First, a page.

Monday, December 18, 2006

Fresh Cuts

How weirdly and unsettling quiet (gasp!) the poems in Katie Degentesh's The Anger Scale are. Rather than emphasizing the fissures and seams between phrases and the various places and discourses they come from, the poems throw everything into making their material, and their speaking subjects, as coherent and as unified as possible: line breaks fall on grammatical grooves, the vocabulary-field of each poem is fairly small as compared to other Flarflist productions, punctuation is normative rather than disruptive, lines per stanza (check). I imagine her (and of course this is my made-up narrative about the writing of the book) as less attracted to the shiniest or weirdest types of vernacular that comes up in her searches than to the ways that bits of everyday or ordinary language can fit together; in this, the poems tell us a great deal about the kind of work that certain discourses, and certain syntactical and rhetorical structures, do in and of themselves, apart from content, apart from who's speaking. Of course, the poems are often hilarious, and by comparison with other books of poetry, filled with all sorts of discomfiting chance meetings of skunk cabbage and "twitch products" in a Holiday Inn. But there are fewer proper nouns and super-specific idioms here than in recent examples of the genre. And this seems important, this pursuit of an impossible coherence in a set of poems about, in my reading, the way that psychiatric questions (not to mention internet search strings) impact the kind of things we can or do say before we even begin say them. There is (as I have been thinking lately) an affective intensity that comes from speed and from noise and excess. A great deal of the poetry I most value is of this sort. But then there is also an intensity that comes from a stilling, from refusing to shout. The intensity, perhaps, of Warhol's _Screen Tests_, where a blink of an eye or a muscular twitch in the cheek can have all the impact of an alarm. Dissonance by other means.

Yesterday, while I was still squinting into the strange light of the comment that "globalization is so passé" I encountered, in the comments cave of Ron's blog, an escapee from The Valve, who thought that all poems made from cut-up bits of other language have the same meaning: ie, that we here readers are very confused and sad solipsistic citationeers and pasters. There are numerous problems with this argument, not least of which is assuming that poetry is about the construction of meaning and the transmission of authorial inten-yawn!-tions. It's also true that if the anonym (well, he practices what he preaches, huh?) whose redaction of the scholarship of Walter Benn Michaels is right there's only about five things we can say to each other (one of them clearly the following evasive action taken by students who are afraid of literature: but, then, can't you just say anything about it? What did Sophocles really mean?) The answer is no: there are an infinity of numbers between 0 and 1, but 4 isn't one of them. But, more importantly, what my remarks on Degentesh's book show is how collage is not simply, not only, a negative process: "cut-up" in this sense is misleading, for if cutting only were what a Dada poem, or a Berrigan poem, were about, it would not be a poem, but the instructions: cut up this thing (in which case there is still "meaning" in the "this thing". Even "cut up everything" has meaning, as long as everything does). Poetry of this sort is also constructive, as much a "cut-up" as a "put-together." And the forms of putting-together are nearly infinite. If the sign-o-phobic want to call this "intention," that's fine by me; if they choose to think of it as the indication of a wider field of expression and experience, even better. In any case, Degentesh says it better than I can:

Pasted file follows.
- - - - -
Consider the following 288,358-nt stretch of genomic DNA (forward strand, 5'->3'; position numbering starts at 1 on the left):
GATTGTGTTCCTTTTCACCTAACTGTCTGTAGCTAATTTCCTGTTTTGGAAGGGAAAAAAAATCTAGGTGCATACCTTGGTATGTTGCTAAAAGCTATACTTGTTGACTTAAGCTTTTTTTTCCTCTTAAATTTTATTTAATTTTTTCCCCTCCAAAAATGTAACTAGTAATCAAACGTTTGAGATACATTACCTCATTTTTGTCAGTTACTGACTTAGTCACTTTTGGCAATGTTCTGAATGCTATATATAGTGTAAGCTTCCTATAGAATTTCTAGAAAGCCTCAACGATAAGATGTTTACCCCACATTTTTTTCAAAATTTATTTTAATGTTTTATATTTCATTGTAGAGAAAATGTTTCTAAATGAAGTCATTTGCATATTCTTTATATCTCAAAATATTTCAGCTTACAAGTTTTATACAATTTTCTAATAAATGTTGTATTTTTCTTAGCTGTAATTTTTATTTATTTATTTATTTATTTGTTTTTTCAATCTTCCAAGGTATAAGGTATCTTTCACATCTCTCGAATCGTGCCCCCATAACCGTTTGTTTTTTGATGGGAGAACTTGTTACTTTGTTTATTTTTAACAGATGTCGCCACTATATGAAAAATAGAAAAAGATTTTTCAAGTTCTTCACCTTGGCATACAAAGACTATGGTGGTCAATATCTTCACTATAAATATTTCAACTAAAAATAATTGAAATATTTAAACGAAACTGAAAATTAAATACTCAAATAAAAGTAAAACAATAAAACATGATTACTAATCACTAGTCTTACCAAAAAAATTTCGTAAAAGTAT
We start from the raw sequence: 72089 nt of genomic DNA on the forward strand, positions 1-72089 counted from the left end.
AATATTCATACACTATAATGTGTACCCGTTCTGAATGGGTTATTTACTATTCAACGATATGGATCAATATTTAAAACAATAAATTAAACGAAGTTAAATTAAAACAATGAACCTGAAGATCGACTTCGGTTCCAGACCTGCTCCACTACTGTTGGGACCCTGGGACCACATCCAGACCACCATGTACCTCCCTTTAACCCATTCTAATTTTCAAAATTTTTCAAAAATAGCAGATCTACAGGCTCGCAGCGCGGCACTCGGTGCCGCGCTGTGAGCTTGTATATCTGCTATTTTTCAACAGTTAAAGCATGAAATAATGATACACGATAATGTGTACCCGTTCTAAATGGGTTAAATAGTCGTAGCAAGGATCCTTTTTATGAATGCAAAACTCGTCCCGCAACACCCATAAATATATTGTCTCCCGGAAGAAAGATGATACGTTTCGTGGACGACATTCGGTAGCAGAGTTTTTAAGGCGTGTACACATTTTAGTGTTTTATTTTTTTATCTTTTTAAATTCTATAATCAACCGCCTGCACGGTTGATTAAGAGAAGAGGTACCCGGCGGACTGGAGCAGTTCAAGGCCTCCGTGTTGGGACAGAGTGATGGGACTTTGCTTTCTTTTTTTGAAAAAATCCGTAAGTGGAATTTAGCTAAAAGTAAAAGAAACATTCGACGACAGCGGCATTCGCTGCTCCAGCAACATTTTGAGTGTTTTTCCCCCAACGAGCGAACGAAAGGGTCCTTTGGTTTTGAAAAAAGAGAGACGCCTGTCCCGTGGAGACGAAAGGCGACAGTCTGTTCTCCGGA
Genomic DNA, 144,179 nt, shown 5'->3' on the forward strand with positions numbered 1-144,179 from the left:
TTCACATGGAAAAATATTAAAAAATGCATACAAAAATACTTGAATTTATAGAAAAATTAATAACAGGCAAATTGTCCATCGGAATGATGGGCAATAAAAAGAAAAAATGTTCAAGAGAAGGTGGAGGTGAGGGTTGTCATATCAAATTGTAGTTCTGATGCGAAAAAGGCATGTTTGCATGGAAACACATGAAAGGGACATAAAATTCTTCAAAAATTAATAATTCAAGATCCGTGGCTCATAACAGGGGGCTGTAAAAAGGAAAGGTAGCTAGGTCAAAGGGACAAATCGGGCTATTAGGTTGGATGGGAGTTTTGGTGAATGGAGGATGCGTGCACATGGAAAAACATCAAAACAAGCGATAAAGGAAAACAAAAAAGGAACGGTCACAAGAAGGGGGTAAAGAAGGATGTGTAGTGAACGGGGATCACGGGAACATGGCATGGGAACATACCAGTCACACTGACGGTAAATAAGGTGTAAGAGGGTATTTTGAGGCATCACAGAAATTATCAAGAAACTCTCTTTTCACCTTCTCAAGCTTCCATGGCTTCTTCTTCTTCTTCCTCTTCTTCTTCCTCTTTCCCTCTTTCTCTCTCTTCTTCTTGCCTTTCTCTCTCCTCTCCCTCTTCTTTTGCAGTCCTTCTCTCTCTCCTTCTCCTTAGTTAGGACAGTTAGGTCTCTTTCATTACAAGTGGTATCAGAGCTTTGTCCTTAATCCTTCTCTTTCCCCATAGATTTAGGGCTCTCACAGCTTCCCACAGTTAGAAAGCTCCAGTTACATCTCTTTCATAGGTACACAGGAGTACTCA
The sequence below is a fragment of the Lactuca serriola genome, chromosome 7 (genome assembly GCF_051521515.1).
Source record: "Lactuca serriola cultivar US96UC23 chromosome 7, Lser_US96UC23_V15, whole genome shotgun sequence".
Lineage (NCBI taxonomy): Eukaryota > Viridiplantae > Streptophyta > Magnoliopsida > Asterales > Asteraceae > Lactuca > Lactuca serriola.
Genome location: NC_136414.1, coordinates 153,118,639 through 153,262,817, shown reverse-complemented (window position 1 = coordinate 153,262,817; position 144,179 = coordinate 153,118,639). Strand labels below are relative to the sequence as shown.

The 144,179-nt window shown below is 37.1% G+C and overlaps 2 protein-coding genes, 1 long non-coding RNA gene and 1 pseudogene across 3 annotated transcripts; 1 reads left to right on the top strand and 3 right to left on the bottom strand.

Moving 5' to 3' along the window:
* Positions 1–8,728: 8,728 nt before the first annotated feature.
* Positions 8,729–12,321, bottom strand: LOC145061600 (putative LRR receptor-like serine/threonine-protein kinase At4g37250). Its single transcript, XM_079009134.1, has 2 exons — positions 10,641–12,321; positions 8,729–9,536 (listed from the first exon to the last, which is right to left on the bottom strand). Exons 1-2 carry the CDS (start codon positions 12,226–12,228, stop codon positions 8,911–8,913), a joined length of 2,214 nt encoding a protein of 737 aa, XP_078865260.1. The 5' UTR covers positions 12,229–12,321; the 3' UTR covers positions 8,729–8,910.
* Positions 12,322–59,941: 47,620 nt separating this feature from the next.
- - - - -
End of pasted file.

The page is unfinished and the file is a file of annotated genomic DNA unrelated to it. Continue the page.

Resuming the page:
As a Youngster I Was Suspended from School One or More Times for Cutting Up

Everyone knows about Dallas
and its acts of terrifying gorgeousness

a chef in a tall hat piping meringue
discussing the "brain drain"

dropped a slab of concrete on his left foot
before being lured to the guitar

doesn't recall details of cutting up friend
to create fake masterpiece

when Dorrington came home unexpectedly and found
flight atendants ready to undergo radical surgery

I've been cutting up Vipers more and longer than anyone I know
the severed sea bream head washed down the river on a chopping board

The class batted it around in a bloodless little battle of the sexes
and I just started branching out to dogs and cats.

The boar is cut up and the hounds are fleshed.
So far we've concentrated on the whole hog
a popular euphemism for saying that someone doesn't like
our size and age differences

Like cutting up and depositing the body of a camel
in the drawing of a dinosaur head
and sewing it to other stuff like duck or squab
or radioactively contaminated tools and equipment

I sat on the back of our sofa listening eagerly
constantly at my dad's side fishing
going to the local coin shop with my dad
in small-bore slow-fire events

paths only modern-day Cowboys or Indians would travel

Slice off both sides close to the seed to create two halves of
The Moon, which rises while the men are cutting up the whale carcass.

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